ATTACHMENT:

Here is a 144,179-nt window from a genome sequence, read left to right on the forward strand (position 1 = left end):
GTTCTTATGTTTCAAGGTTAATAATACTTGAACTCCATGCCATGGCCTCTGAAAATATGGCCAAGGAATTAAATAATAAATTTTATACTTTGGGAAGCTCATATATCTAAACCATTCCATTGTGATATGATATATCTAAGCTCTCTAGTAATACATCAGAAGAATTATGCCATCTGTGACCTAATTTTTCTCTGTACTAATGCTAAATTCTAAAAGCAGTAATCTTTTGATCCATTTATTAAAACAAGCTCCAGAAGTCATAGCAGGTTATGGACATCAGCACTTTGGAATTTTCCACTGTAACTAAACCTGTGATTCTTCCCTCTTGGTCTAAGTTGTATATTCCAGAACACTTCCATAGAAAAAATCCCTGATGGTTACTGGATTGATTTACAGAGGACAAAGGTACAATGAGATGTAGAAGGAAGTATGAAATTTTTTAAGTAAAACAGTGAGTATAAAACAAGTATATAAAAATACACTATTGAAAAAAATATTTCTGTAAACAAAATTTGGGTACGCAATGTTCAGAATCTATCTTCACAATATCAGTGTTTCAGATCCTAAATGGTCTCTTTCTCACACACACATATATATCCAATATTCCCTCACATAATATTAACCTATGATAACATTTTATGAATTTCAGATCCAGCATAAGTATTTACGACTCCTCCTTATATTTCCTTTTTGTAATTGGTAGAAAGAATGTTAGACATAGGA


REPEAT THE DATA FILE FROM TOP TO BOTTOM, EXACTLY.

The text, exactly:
Here is a 144,179-nt window from a genome sequence, read left to right on the forward strand (position 1 = left end):
GTTCTTATGTTTCAAGGTTAATAATACTTGAACTCCATGCCATGGCCTCTGAAAATATGGCCAAGGAATTAAATAATAAATTTTATACTTTGGGAAGCTCATATATCTAAACCATTCCATTGTGATATGATATATCTAAGCTCTCTAGTAATACATCAGAAGAATTATGCCATCTGTGACCTAATTTTTCTCTGTACTAATGCTAAATTCTAAAAGCAGTAATCTTTTGATCCATTTATTAAAACAAGCTCCAGAAGTCATAGCAGGTTATGGACATCAGCACTTTGGAATTTTCCACTGTAACTAAACCTGTGATTCTTCCCTCTTGGTCTAAGTTGTATATTCCAGAACACTTCCATAGAAAAAATCCCTGATGGTTACTGGATTGATTTACAGAGGACAAAGGTACAATGAGATGTAGAAGGAAGTATGAAATTTTTTAAGTAAAACAGTGAGTATAAAACAAGTATATAAAAATACACTATTGAAAAAAATATTTCTGTAAACAAAATTTGGGTACGCAATGTTCAGAATCTATCTTCACAATATCAGTGTTTCAGATCCTAAATGGTCTCTTTCTCACACACACATATATATCCAATATTCCCTCACATAATATTAACCTATGATAACATTTTATGAATTTCAGATCCAGCATAAGTATTTACGACTCCTCCTTATATTTCCTTTTTGTAATTGGTAGAAAGAATGTTAGACATAGGA